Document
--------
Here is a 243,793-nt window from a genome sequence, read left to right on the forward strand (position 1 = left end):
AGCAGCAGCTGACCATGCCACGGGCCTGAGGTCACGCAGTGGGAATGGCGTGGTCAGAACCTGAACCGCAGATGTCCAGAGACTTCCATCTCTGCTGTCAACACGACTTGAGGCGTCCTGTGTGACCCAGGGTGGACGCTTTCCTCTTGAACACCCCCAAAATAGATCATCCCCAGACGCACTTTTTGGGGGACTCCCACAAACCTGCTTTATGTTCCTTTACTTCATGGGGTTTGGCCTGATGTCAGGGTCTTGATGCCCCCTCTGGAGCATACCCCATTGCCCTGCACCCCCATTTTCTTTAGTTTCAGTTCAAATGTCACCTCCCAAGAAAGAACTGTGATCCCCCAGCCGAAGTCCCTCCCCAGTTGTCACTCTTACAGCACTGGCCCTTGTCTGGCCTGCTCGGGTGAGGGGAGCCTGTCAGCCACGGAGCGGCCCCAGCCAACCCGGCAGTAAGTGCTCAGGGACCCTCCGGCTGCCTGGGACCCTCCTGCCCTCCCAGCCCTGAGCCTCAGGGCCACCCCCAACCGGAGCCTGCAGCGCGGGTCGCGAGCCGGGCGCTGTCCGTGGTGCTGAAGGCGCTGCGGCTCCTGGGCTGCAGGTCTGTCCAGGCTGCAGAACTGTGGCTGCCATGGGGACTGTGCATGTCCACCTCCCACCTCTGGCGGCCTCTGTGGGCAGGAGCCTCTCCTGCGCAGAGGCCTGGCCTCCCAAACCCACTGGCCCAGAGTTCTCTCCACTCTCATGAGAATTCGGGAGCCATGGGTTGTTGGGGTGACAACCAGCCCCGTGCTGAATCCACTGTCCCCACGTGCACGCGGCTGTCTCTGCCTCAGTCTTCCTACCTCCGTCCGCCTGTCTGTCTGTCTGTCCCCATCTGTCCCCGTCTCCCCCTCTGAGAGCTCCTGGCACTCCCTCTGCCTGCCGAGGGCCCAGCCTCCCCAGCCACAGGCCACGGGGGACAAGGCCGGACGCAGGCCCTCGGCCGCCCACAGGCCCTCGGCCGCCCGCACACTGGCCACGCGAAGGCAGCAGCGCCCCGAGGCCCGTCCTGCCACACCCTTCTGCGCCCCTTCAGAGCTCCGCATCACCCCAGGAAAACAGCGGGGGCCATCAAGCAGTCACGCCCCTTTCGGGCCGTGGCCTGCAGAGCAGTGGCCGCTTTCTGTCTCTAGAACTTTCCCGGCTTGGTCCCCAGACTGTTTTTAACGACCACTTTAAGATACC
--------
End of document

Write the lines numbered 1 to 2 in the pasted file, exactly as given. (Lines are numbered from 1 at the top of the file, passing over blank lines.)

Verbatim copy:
Here is a 243,793-nt window from a genome sequence, read left to right on the forward strand (position 1 = left end):
AGCAGCAGCTGACCATGCCACGGGCCTGAGGTCACGCAGTGGGAATGGCGTGGTCAGAACCTGAACCGCAGATGTCCAGAGACTTCCATCTCTGCTGTCAACACGACTTGAGGCGTCCTGTGTGACCCAGGGTGGACGCTTTCCTCTTGAACACCCCCAAAATAGATCATCCCCAGACGCACTTTTTGGGGGACTCCCACAAACCTGCTTTATGTTCCTTTACTTCATGGGGTTTGGCCTGATGTCAGGGTCTTGATGCCCCCTCTGGAGCATACCCCATTGCCCTGCACCCCCATTTTCTTTAGTTTCAGTTCAAATGTCACCTCCCAAGAAAGAACTGTGATCCCCCAGCCGAAGTCCCTCCCCAGTTGTCACTCTTACAGCACTGGCCCTTGTCTGGCCTGCTCGGGTGAGGGGAGCCTGTCAGCCACGGAGCGGCCCCAGCCAACCCGGCAGTAAGTGCTCAGGGACCCTCCGGCTGCCTGGGACCCTCCTGCCCTCCCAGCCCTGAGCCTCAGGGCCACCCCCAACCGGAGCCTGCAGCGCGGGTCGCGAGCCGGGCGCTGTCCGTGGTGCTGAAGGCGCTGCGGCTCCTGGGCTGCAGGTCTGTCCAGGCTGCAGAACTGTGGCTGCCATGGGGACTGTGCATGTCCACCTCCCACCTCTGGCGGCCTCTGTGGGCAGGAGCCTCTCCTGCGCAGAGGCCTGGCCTCCCAAACCCACTGGCCCAGAGTTCTCTCCACTCTCATGAGAATTCGGGAGCCATGGGTTGTTGGGGTGACAACCAGCCCCGTGCTGAATCCACTGTCCCCACGTGCACGCGGCTGTCTCTGCCTCAGTCTTCCTACCTCCGTCCGCCTGTCTGTCTGTCTGTCCCCATCTGTCCCCGTCTCCCCCTCTGAGAGCTCCTGGCACTCCCTCTGCCTGCCGAGGGCCCAGCCTCCCCAGCCACAGGCCACGGGGGACAAGGCCGGACGCAGGCCCTCGGCCGCCCACAGGCCCTCGGCCGCCCGCACACTGGCCACGCGAAGGCAGCAGCGCCCCGAGGCCCGTCCTGCCACACCCTTCTGCGCCCCTTCAGAGCTCCGCATCACCCCAGGAAAACAGCGGGGGCCATCAAGCAGTCACGCCCCTTTCGGGCCGTGGCCTGCAGAGCAGTGGCCGCTTTCTGTCTCTAGAACTTTCCCGGCTTGGTCCCCAGACTGTTTTTAACGACCACTTTAAGATACC